Under the stars, in the low scrub and up among the vegetation the occasional firefly flashed by, darting in the sweltering darkness as the warm waves rolled in with rare ferocity, crashing along the curving shore of the beautiful bay dotted with small boats and cool caves.
Guyana’s most famous poet Martin Carter wrote the immortal lines “but a mouth is always muzzled, by the food it eats to live” in 1969, and soon after, disillusioned and disgusted by his own short stint in the country’s authoritarian Government he finally resigned, remarking in a Sunday Graphic piece that he wished to live “simply as a poet, remaining with the people.”
His single, succinct composition reportedly handed to veteran newsman then the private newspaper’s Chief Political Reporter, Rickey Singh and first published in the November 1970 anonymous article titled “Exit Carter with a poem,” movingly captures the predicament of free speech and paralysis in a time of censorship and what one critic calls a brooding and “somber silence.” Yet “A mouth is always muzzled” resonates across the decades and world’s borders, attaining renewed relevance in a modern technological age that has seen the immediate release of
As carefree children dancing in the magical moonlight during hot nights of electricity blackouts, we would gaze up in wonder at the full glowing orb and compete to pinpoint the fabled “man on the moon.” This low-lying near side, the Procellarum is covered in craters crammed with dense, dark volcanic material that allowed us to trace the familiar face, and we would momentarily hold our breath barely daring to blink, as we watched for the visage to emerge as the rocky ball rose.
The touching tableau of six slender bronze statues with their simple ship bundles, envisioned by two of Guyana’s leading artists should have been standing in all of its shining glory a week ago to commemorate the historic May 5 1838 arrival of the first East Indian indentured immigrants.
With patches of rust scattered along the dull maroon waterline, ugly streaks on the small white cabin, and paint flaking off its faded black hull, the fishing trawler seemed a most unremarkable, dingy vessel that for years, slouched low in the open at its mooring, next to the stone walled ruins of the Curacao Trading Company complex.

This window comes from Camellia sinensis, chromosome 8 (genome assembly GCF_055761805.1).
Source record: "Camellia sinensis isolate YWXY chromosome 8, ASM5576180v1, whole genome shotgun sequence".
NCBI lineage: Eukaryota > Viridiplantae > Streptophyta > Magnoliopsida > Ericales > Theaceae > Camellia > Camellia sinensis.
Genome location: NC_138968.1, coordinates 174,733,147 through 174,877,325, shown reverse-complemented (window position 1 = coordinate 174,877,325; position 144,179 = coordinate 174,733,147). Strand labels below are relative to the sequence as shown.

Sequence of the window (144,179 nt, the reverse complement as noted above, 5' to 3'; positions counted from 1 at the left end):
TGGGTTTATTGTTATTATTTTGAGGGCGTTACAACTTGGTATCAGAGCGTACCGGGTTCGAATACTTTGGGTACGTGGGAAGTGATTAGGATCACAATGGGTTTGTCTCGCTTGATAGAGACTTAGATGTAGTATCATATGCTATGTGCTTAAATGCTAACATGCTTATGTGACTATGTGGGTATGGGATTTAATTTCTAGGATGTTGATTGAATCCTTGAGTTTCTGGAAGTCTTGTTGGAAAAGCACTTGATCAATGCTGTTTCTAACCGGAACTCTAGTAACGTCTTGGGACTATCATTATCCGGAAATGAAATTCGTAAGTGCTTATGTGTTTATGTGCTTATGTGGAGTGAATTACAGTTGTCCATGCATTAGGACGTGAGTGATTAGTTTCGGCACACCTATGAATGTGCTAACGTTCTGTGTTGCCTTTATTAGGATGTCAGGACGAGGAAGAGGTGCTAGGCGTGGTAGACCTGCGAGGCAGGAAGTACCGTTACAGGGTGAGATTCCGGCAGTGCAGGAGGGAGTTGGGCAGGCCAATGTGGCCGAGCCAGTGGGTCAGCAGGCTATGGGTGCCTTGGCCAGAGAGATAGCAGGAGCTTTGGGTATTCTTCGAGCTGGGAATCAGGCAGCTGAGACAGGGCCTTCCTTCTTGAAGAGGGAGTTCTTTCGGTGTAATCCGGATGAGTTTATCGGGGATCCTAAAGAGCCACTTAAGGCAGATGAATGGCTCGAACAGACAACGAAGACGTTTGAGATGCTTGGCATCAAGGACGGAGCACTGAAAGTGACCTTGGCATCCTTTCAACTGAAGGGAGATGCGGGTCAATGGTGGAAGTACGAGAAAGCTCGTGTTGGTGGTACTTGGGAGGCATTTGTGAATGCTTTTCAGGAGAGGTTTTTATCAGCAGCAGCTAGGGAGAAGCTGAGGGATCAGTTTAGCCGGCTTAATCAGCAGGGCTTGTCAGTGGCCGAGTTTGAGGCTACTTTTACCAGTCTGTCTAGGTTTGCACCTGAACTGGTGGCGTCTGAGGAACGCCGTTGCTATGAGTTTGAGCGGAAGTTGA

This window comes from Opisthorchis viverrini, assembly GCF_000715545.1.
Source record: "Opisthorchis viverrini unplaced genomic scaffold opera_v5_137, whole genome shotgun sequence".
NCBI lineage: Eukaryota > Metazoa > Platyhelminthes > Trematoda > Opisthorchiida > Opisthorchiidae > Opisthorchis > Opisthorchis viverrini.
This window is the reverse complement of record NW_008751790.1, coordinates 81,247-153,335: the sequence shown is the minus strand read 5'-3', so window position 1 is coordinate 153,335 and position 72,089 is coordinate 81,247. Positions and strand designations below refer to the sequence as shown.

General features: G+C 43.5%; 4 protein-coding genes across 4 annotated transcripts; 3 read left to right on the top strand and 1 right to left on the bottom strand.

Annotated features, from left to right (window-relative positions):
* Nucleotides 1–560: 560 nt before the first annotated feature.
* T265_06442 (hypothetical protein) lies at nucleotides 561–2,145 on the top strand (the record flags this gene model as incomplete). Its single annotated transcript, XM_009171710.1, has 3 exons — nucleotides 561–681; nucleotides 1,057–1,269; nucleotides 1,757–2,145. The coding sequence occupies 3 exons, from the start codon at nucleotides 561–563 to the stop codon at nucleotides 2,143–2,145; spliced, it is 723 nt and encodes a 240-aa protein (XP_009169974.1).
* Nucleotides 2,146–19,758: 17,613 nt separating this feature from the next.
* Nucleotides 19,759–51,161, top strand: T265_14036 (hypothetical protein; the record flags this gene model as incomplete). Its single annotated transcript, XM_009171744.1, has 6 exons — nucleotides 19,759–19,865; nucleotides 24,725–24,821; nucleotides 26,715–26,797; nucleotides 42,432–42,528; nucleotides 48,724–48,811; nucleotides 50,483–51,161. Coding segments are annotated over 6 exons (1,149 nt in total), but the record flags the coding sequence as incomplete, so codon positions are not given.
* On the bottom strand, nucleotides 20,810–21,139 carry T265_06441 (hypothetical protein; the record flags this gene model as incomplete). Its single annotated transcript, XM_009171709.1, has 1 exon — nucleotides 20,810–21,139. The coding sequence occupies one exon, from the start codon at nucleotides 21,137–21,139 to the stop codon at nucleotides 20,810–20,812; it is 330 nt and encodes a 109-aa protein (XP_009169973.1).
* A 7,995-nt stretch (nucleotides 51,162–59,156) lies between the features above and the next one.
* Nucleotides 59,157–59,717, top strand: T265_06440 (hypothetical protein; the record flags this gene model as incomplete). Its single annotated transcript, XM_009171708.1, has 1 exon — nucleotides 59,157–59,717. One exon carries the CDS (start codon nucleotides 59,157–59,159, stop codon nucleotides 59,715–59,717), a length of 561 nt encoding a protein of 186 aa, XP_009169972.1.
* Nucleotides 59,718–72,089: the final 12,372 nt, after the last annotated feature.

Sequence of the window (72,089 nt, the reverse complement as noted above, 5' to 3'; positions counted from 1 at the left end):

The Tsimane or Chimane people are an isolated, indigenous tribe who maintain their tough, subsistence traditions in a remote area of Bolivia’s Amazonian lowlands, faithfully foraging and farming in small, rural settlements along the Maniqui River, like their ancient ancestors.
For most of my early Guyana life, suckers were merely the plain, pointed side shoots that perennially popped up in a clump around the pseudostem of the banana and plantain trees which towered in many crowded backyards, providing cool green shade and sweet, filling provision.
As children, we dreaded the regular cathartic “clean-outs” our determined parents deemed necessary for holistic health and harmony. Pale green, thin lanceolate leaves and shelled, translucent brown pods of the senna tree would be purchased cheaply from the nearest neighbourhood pharmacy and soaked overnight in water, at the weekend, in preparation for the purge.
The Greek classical scholar, Aristophanes of Byzantium, is hailed as the patient father of punctuation for his pioneering efforts to sort out the complex comprehension and proper pronunciation of his native language 2200 years ago.
One fine Sunday evening, three months ago, Sri Lankan carolling churchgoers were stunned into sudden silence when they eagerly picked up their Christmas music sheets at one of the country’s biggest Catholic services, in preparation for reciting a beloved prayer.